• The new On Site LMS will track laboratory deficiencies and corrective action status. Upon its implementation, the LMS will systematically track and routinely report all inspection results and the real-time status.

Recommendation 7: OEHS should review the services that it offers to ensure that they are consistent with its policies and responsibilities and do not impair independent audit services. 

  • The senior leadership is reviewing policies and responsibilities to ensure that OEHS is meeting the health and safety requirements and inspection independence is not compromised.
  • The university’s senior leadership is developing a reinvigorated University Health and Safety Committee which will include a new Laboratory Safety Sub-Committee to ensure that university priorities are clearly communicated to OEHS, colleges, departments and research laboratories; and it will routinely evaluate inspection effectiveness.

Recommendation 8: Administrators should ensure that personnel and facilities under their leadership comply with local, state and national safety regulations and university safety policies. 

  • Restructuring the primary university health and safety units directly under the Office of the Vice President for Research, together with the reinvigorated Health and Safety Committee and new sub-committee structure, will enhance the university senior leadership’s ability to ensure compliance and improvements.
  • A revised corrective action process includes escalation consequences for non-compliance.

Recommendation 9: University administration should assign responsibilities to ensure compliance with hepatitis B vaccination requirement, including identifying affected employees, tracking offers for vaccinations, documenting delivery of requested medical services and maintain required documentation.

  • As described in the response to recommendation 4, the senior leadership will clarify and assign responsibilities to ensure compliance with OSHA’s hepatitis B vaccination requirement and will track document essential information.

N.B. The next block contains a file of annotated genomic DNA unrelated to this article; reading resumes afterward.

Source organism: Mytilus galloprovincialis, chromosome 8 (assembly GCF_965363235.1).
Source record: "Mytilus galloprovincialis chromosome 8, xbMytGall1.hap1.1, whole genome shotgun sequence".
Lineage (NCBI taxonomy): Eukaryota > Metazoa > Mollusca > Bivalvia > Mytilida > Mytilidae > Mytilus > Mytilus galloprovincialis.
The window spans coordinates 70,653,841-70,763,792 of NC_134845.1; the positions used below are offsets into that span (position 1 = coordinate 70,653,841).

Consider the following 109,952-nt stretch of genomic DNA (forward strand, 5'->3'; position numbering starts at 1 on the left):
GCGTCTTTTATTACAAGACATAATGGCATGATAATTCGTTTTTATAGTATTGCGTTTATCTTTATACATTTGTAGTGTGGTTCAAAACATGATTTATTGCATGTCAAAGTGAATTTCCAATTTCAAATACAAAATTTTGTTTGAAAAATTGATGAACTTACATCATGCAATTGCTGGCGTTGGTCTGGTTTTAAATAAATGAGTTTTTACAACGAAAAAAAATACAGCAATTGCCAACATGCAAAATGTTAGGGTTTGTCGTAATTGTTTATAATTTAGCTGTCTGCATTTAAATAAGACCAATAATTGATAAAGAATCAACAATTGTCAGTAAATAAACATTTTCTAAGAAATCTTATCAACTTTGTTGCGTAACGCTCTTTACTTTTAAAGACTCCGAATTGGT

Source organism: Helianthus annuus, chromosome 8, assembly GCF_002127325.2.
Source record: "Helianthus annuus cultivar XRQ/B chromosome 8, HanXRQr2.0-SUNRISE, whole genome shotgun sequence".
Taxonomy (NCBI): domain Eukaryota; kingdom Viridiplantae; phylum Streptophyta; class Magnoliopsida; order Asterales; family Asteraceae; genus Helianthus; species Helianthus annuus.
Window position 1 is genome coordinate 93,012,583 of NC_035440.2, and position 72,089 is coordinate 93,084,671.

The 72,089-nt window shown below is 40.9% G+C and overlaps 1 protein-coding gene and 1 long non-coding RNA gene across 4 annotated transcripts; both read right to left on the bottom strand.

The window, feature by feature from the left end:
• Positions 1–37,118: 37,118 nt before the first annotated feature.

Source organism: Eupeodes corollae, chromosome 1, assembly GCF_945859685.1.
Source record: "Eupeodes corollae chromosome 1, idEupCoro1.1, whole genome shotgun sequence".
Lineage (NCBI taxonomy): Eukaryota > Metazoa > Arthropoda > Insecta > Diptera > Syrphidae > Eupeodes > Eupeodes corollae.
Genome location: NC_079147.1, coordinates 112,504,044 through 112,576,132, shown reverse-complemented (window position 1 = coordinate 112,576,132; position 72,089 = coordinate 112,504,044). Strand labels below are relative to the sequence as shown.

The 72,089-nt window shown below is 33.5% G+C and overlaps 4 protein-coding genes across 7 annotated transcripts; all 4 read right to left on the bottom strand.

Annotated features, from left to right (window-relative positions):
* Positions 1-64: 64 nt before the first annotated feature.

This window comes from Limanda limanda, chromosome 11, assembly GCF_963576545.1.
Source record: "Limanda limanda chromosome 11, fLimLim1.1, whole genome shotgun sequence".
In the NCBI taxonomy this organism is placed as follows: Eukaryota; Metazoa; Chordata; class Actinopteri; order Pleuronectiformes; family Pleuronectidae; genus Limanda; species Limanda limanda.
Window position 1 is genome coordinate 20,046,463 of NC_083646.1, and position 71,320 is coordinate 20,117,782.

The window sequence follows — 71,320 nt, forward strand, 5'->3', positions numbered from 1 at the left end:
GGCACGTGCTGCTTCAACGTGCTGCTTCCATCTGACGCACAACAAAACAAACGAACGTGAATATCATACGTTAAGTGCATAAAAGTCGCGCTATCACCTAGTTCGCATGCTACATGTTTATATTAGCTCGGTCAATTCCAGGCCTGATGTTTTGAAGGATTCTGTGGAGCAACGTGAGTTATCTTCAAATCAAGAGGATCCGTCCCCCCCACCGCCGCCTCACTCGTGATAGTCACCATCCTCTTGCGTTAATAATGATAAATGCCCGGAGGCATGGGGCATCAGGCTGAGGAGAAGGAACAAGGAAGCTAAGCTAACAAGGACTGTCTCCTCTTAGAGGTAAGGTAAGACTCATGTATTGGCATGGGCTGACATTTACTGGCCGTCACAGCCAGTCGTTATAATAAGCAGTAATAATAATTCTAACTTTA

Recommendation 10: Senior administrators should implement a system to assess the performance of safety and health programs that rely on key performance indicators identified in the audit report, the October 2017 peer review report and the university’s Lab Safety Culture Task Force’s report.

  • The university will use the state legislator’s audit, the October 2017 peer review report, and the University’s Lab Safety Culture Task Force’s report to define meaningful key performance indicators. It will routinely report these key performance indicators to senior administrators and act upon them.
  • The reinvigorated Health and Safety Committee and the new Laboratory Safety Sub-Committee will provide routine oversight and periodic assessment of program performance.
  • As noted in the response to recommendation 2, the university is incorporating safety performance into the annual process for distributing infrastructure support to colleges, departments and research laboratories.
  • The university will institute a rigorous self-audit system whereby an independent internal and/or external reviewer will periodically evaluate health and safety functional areas. We will implement their recommendations as appropriate.

Recommendation 11: The senior administration should submit a report on the implementation status of recommendations from the audit, the university’s October 2017 peer review and the Lab Safety Culture Task Force’s findings to the Legislature’s Higher Education Appropriations Subcommittee for its October 2019 interim meeting.

  • The University of Utah will report the implementation status of recommendations from all entities listed above.

Recommendation 12: Lab research groups should utilize self-inspections prior to official OEHS audits. 

  • In addition to the self-inspections already occurring in some research laboratories, we will fully implement the self-inspection process across all colleges, departments and laboratories no later than the end of 2019.
  • The new On Site LMS system will allow principle investigators to conduct self-inspections and upload the results for tracking and further action.

Recommendation 13: Safety committees should be made up of faculty for individual departments or colleges be used to provide peer-reviews and technical knowledge.

  • The university will establish a system of safety committees within all colleges and departments as appropriate. Technical peers, experts and OEHS safety professionals will make up these committees.
  • The new Laboratory Safety Sub-Committee of the Health and Safety Committee will include representatives from the college and department safety committees.